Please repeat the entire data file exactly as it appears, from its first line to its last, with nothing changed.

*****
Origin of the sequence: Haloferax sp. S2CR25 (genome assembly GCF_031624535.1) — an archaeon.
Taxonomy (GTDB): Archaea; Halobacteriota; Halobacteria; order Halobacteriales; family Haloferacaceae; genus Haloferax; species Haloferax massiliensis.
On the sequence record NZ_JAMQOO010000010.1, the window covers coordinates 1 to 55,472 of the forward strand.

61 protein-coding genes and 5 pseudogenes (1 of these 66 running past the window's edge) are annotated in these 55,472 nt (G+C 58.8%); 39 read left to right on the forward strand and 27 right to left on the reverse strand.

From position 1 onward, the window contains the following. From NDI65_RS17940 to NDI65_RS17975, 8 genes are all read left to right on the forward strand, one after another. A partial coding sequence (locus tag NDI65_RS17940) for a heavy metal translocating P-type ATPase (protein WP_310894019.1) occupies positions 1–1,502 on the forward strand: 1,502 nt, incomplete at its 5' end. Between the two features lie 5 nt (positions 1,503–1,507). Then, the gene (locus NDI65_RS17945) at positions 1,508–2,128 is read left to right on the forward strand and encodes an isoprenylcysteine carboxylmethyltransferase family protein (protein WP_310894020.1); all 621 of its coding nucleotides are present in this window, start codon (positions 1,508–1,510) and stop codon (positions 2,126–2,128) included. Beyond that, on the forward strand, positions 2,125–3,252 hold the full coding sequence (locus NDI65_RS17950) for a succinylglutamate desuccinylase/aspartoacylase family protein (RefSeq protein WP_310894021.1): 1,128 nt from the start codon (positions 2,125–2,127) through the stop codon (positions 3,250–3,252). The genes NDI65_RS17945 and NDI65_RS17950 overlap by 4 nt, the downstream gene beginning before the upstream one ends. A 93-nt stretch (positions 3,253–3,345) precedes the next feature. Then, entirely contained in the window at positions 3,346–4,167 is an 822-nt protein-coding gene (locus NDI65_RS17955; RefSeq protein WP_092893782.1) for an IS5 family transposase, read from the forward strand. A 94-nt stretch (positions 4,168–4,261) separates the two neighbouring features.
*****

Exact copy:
Origin of the sequence: Haloferax sp. S2CR25 (genome assembly GCF_031624535.1) — an archaeon.
Taxonomy (GTDB): Archaea; Halobacteriota; Halobacteria; order Halobacteriales; family Haloferacaceae; genus Haloferax; species Haloferax massiliensis.
On the sequence record NZ_JAMQOO010000010.1, the window covers coordinates 1 to 55,472 of the forward strand.

61 protein-coding genes and 5 pseudogenes (1 of these 66 running past the window's edge) are annotated in these 55,472 nt (G+C 58.8%); 39 read left to right on the forward strand and 27 right to left on the reverse strand.

From position 1 onward, the window contains the following. From NDI65_RS17940 to NDI65_RS17975, 8 genes are all read left to right on the forward strand, one after another. A partial coding sequence (locus tag NDI65_RS17940) for a heavy metal translocating P-type ATPase (protein WP_310894019.1) occupies positions 1–1,502 on the forward strand: 1,502 nt, incomplete at its 5' end. Between the two features lie 5 nt (positions 1,503–1,507). Then, the gene (locus NDI65_RS17945) at positions 1,508–2,128 is read left to right on the forward strand and encodes an isoprenylcysteine carboxylmethyltransferase family protein (protein WP_310894020.1); all 621 of its coding nucleotides are present in this window, start codon (positions 1,508–1,510) and stop codon (positions 2,126–2,128) included. Beyond that, on the forward strand, positions 2,125–3,252 hold the full coding sequence (locus NDI65_RS17950) for a succinylglutamate desuccinylase/aspartoacylase family protein (RefSeq protein WP_310894021.1): 1,128 nt from the start codon (positions 2,125–2,127) through the stop codon (positions 3,250–3,252). The genes NDI65_RS17945 and NDI65_RS17950 overlap by 4 nt, the downstream gene beginning before the upstream one ends. A 93-nt stretch (positions 3,253–3,345) precedes the next feature. Then, entirely contained in the window at positions 3,346–4,167 is an 822-nt protein-coding gene (locus NDI65_RS17955; RefSeq protein WP_092893782.1) for an IS5 family transposase, read from the forward strand. A 94-nt stretch (positions 4,168–4,261) separates the two neighbouring features.